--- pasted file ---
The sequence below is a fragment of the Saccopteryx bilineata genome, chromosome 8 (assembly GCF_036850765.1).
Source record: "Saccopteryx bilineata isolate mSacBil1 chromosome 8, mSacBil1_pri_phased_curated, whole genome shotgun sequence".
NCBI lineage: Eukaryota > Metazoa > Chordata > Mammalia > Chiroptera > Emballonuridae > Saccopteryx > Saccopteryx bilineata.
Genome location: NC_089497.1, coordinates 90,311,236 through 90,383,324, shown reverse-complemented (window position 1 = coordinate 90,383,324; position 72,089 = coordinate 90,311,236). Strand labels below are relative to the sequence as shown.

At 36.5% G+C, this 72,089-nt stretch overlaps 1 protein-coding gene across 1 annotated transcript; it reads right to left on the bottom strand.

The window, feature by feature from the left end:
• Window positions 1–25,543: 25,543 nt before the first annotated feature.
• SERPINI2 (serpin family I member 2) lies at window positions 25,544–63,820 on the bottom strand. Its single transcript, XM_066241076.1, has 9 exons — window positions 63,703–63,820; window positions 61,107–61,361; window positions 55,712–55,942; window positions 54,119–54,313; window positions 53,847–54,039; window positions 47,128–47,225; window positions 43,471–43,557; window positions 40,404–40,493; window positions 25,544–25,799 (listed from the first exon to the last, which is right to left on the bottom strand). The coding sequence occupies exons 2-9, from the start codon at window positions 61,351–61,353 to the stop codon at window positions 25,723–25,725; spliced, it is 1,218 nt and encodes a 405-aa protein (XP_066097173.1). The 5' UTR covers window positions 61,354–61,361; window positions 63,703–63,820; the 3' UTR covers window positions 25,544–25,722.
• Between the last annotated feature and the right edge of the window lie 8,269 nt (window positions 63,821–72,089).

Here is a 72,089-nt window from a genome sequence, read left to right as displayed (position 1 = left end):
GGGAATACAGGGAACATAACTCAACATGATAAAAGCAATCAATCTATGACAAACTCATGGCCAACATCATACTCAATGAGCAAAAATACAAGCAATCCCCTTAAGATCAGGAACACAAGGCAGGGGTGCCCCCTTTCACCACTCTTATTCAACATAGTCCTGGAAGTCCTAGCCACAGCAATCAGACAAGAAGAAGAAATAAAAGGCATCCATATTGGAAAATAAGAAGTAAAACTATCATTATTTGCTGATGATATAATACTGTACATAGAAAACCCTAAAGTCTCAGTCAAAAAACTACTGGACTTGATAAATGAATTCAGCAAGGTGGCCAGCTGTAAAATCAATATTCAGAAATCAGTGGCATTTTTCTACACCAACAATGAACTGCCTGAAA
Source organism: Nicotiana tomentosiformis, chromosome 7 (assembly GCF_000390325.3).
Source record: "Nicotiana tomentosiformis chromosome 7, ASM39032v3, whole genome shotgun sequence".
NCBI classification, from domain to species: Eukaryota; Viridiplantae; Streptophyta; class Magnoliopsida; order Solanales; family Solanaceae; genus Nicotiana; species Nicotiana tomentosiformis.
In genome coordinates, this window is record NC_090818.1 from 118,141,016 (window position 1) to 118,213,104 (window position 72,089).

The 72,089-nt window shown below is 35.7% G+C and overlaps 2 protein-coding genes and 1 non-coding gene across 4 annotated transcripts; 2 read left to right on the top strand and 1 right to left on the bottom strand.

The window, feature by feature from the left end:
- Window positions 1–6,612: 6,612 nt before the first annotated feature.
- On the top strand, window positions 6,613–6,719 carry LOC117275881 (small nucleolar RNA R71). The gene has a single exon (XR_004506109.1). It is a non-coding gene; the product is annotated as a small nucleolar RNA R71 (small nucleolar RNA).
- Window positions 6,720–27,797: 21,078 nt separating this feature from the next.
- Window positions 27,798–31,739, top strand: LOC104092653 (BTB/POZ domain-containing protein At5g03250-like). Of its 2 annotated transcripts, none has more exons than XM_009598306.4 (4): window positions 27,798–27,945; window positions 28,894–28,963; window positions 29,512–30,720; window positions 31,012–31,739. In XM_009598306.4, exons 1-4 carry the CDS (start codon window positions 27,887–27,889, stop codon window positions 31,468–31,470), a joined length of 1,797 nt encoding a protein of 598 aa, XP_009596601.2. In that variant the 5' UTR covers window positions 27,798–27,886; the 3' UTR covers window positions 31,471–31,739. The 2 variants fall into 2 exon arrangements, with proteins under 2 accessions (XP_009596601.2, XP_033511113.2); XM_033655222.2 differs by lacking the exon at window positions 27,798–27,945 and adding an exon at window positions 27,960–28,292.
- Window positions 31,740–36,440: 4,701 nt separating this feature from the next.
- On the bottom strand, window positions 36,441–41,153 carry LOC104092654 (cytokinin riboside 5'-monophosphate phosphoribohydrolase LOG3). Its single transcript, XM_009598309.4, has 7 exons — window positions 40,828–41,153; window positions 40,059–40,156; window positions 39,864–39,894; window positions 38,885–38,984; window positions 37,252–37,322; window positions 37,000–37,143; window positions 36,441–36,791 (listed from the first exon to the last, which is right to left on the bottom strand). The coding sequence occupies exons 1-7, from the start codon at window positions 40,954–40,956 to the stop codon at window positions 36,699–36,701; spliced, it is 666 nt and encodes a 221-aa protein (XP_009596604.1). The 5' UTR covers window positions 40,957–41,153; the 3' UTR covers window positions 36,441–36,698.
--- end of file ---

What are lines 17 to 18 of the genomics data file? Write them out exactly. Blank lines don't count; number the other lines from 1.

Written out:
The window, feature by feature from the left end:
- Window positions 1–6,612: 6,612 nt before the first annotated feature.